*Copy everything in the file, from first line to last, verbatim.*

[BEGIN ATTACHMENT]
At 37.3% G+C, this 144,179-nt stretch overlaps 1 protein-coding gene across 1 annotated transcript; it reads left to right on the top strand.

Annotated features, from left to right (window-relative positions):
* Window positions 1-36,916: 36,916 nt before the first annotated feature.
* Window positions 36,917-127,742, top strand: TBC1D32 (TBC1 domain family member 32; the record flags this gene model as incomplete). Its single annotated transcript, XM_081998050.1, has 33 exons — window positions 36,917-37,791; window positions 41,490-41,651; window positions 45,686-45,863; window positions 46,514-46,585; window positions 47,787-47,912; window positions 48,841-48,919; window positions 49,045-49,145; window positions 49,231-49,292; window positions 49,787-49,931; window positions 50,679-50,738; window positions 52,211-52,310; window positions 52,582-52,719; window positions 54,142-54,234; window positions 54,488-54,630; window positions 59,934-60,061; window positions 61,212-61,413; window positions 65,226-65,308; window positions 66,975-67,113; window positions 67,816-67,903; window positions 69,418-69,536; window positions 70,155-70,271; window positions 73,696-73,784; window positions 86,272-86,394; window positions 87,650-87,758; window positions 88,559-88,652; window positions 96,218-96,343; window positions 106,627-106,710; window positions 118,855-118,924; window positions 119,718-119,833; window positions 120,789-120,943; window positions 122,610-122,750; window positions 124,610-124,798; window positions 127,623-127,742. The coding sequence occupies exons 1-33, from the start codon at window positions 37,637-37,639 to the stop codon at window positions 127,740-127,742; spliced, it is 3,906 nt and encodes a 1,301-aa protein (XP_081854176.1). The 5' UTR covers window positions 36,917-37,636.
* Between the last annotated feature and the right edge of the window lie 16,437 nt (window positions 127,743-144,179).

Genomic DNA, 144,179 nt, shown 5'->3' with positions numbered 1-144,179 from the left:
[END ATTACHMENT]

At 37.3% G+C, this 144,179-nt stretch overlaps 1 protein-coding gene across 1 annotated transcript; it reads left to right on the top strand.

Annotated features, from left to right (window-relative positions):
* Window positions 1-36,916: 36,916 nt before the first annotated feature.
* Window positions 36,917-127,742, top strand: TBC1D32 (TBC1 domain family member 32; the record flags this gene model as incomplete). Its single annotated transcript, XM_081998050.1, has 33 exons — window positions 36,917-37,791; window positions 41,490-41,651; window positions 45,686-45,863; window positions 46,514-46,585; window positions 47,787-47,912; window positions 48,841-48,919; window positions 49,045-49,145; window positions 49,231-49,292; window positions 49,787-49,931; window positions 50,679-50,738; window positions 52,211-52,310; window positions 52,582-52,719; window positions 54,142-54,234; window positions 54,488-54,630; window positions 59,934-60,061; window positions 61,212-61,413; window positions 65,226-65,308; window positions 66,975-67,113; window positions 67,816-67,903; window positions 69,418-69,536; window positions 70,155-70,271; window positions 73,696-73,784; window positions 86,272-86,394; window positions 87,650-87,758; window positions 88,559-88,652; window positions 96,218-96,343; window positions 106,627-106,710; window positions 118,855-118,924; window positions 119,718-119,833; window positions 120,789-120,943; window positions 122,610-122,750; window positions 124,610-124,798; window positions 127,623-127,742. The coding sequence occupies exons 1-33, from the start codon at window positions 37,637-37,639 to the stop codon at window positions 127,740-127,742; spliced, it is 3,906 nt and encodes a 1,301-aa protein (XP_081854176.1). The 5' UTR covers window positions 36,917-37,636.
* Between the last annotated feature and the right edge of the window lie 16,437 nt (window positions 127,743-144,179).

Genomic DNA, 144,179 nt, shown 5'->3' with positions numbered 1-144,179 from the left: